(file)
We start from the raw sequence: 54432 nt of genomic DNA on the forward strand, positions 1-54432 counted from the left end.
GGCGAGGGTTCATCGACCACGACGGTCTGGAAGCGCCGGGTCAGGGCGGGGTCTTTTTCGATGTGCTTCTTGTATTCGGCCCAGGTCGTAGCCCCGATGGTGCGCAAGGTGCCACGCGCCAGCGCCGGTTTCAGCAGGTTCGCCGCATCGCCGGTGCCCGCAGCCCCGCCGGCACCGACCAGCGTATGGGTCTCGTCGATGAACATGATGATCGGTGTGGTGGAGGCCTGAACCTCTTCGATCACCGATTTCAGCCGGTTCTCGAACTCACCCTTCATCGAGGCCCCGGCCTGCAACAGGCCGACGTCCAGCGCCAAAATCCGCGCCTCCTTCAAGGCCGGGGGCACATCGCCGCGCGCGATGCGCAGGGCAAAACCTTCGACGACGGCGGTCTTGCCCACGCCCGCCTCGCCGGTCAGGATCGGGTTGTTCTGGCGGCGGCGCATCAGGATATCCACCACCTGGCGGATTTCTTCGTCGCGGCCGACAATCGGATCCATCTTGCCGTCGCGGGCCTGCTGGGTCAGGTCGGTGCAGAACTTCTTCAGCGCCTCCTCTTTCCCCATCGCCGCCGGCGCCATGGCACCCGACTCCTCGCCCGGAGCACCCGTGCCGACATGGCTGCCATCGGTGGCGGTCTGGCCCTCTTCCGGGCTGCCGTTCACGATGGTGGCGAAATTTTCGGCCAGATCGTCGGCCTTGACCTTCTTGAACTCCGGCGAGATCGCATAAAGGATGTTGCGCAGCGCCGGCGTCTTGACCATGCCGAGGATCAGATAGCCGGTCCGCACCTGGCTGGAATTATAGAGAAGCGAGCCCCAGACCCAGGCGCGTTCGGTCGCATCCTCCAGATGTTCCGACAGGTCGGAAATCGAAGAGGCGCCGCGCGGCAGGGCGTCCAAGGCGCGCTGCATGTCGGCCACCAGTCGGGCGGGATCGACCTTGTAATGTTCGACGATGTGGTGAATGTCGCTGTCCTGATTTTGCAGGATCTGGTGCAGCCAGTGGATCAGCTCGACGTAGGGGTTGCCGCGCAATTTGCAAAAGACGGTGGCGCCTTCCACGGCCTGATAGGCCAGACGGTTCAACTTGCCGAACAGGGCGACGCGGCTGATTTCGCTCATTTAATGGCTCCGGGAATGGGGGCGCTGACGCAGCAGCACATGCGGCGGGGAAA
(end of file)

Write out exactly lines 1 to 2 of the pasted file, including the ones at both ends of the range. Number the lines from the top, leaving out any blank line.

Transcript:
We start from the raw sequence: 54432 nt of genomic DNA on the forward strand, positions 1-54432 counted from the left end.
GGCGAGGGTTCATCGACCACGACGGTCTGGAAGCGCCGGGTCAGGGCGGGGTCTTTTTCGATGTGCTTCTTGTATTCGGCCCAGGTCGTAGCCCCGATGGTGCGCAAGGTGCCACGCGCCAGCGCCGGTTTCAGCAGGTTCGCCGCATCGCCGGTGCCCGCAGCCCCGCCGGCACCGACCAGCGTATGGGTCTCGTCGATGAACATGATGATCGGTGTGGTGGAGGCCTGAACCTCTTCGATCACCGATTTCAGCCGGTTCTCGAACTCACCCTTCATCGAGGCCCCGGCCTGCAACAGGCCGACGTCCAGCGCCAAAATCCGCGCCTCCTTCAAGGCCGGGGGCACATCGCCGCGCGCGATGCGCAGGGCAAAACCTTCGACGACGGCGGTCTTGCCCACGCCCGCCTCGCCGGTCAGGATCGGGTTGTTCTGGCGGCGGCGCATCAGGATATCCACCACCTGGCGGATTTCTTCGTCGCGGCCGACAATCGGATCCATCTTGCCGTCGCGGGCCTGCTGGGTCAGGTCGGTGCAGAACTTCTTCAGCGCCTCCTCTTTCCCCATCGCCGCCGGCGCCATGGCACCCGACTCCTCGCCCGGAGCACCCGTGCCGACATGGCTGCCATCGGTGGCGGTCTGGCCCTCTTCCGGGCTGCCGTTCACGATGGTGGCGAAATTTTCGGCCAGATCGTCGGCCTTGACCTTCTTGAACTCCGGCGAGATCGCATAAAGGATGTTGCGCAGCGCCGGCGTCTTGACCATGCCGAGGATCAGATAGCCGGTCCGCACCTGGCTGGAATTATAGAGAAGCGAGCCCCAGACCCAGGCGCGTTCGGTCGCATCCTCCAGATGTTCCGACAGGTCGGAAATCGAAGAGGCGCCGCGCGGCAGGGCGTCCAAGGCGCGCTGCATGTCGGCCACCAGTCGGGCGGGATCGACCTTGTAATGTTCGACGATGTGGTGAATGTCGCTGTCCTGATTTTGCAGGATCTGGTGCAGCCAGTGGATCAGCTCGACGTAGGGGTTGCCGCGCAATTTGCAAAAGACGGTGGCGCCTTCCACGGCCTGATAGGCCAGACGGTTCAACTTGCCGAACAGGGCGACGCGGCTGATTTCGCTCATTTAATGGCTCCGGGAATGGGGGCGCTGACGCAGCAGCACATGCGGCGGGGAAA